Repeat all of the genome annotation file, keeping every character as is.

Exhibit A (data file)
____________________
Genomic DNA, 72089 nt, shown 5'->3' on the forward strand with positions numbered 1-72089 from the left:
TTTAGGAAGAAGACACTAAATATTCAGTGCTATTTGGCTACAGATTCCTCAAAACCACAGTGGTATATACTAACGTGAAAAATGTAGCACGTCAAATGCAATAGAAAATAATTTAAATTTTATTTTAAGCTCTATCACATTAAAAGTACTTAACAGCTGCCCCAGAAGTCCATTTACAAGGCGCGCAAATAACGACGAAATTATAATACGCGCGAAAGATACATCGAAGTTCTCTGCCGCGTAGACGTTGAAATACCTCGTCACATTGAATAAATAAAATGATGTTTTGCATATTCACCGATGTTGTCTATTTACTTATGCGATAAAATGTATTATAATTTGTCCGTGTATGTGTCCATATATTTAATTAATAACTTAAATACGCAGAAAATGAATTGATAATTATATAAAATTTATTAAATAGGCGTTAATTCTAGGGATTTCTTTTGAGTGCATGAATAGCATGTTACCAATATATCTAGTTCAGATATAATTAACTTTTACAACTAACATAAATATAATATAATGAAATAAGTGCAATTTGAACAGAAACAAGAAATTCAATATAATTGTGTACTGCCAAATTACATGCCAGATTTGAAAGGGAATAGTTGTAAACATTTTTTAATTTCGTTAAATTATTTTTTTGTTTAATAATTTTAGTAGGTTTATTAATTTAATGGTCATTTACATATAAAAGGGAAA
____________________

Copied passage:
Genomic DNA, 72089 nt, shown 5'->3' on the forward strand with positions numbered 1-72089 from the left:
TTTAGGAAGAAGACACTAAATATTCAGTGCTATTTGGCTACAGATTCCTCAAAACCACAGTGGTATATACTAACGTGAAAAATGTAGCACGTCAAATGCAATAGAAAATAATTTAAATTTTATTTTAAGCTCTATCACATTAAAAGTACTTAACAGCTGCCCCAGAAGTCCATTTACAAGGCGCGCAAATAACGACGAAATTATAATACGCGCGAAAGATACATCGAAGTTCTCTGCCGCGTAGACGTTGAAATACCTCGTCACATTGAATAAATAAAATGATGTTTTGCATATTCACCGATGTTGTCTATTTACTTATGCGATAAAATGTATTATAATTTGTCCGTGTATGTGTCCATATATTTAATTAATAACTTAAATACGCAGAAAATGAATTGATAATTATATAAAATTTATTAAATAGGCGTTAATTCTAGGGATTTCTTTTGAGTGCATGAATAGCATGTTACCAATATATCTAGTTCAGATATAATTAACTTTTACAACTAACATAAATATAATATAATGAAATAAGTGCAATTTGAACAGAAACAAGAAATTCAATATAATTGTGTACTGCCAAATTACATGCCAGATTTGAAAGGGAATAGTTGTAAACATTTTTTAATTTCGTTAAATTATTTTTTTGTTTAATAATTTTAGTAGGTTTATTAATTTAATGGTCATTTACATATAAAAGGGAAA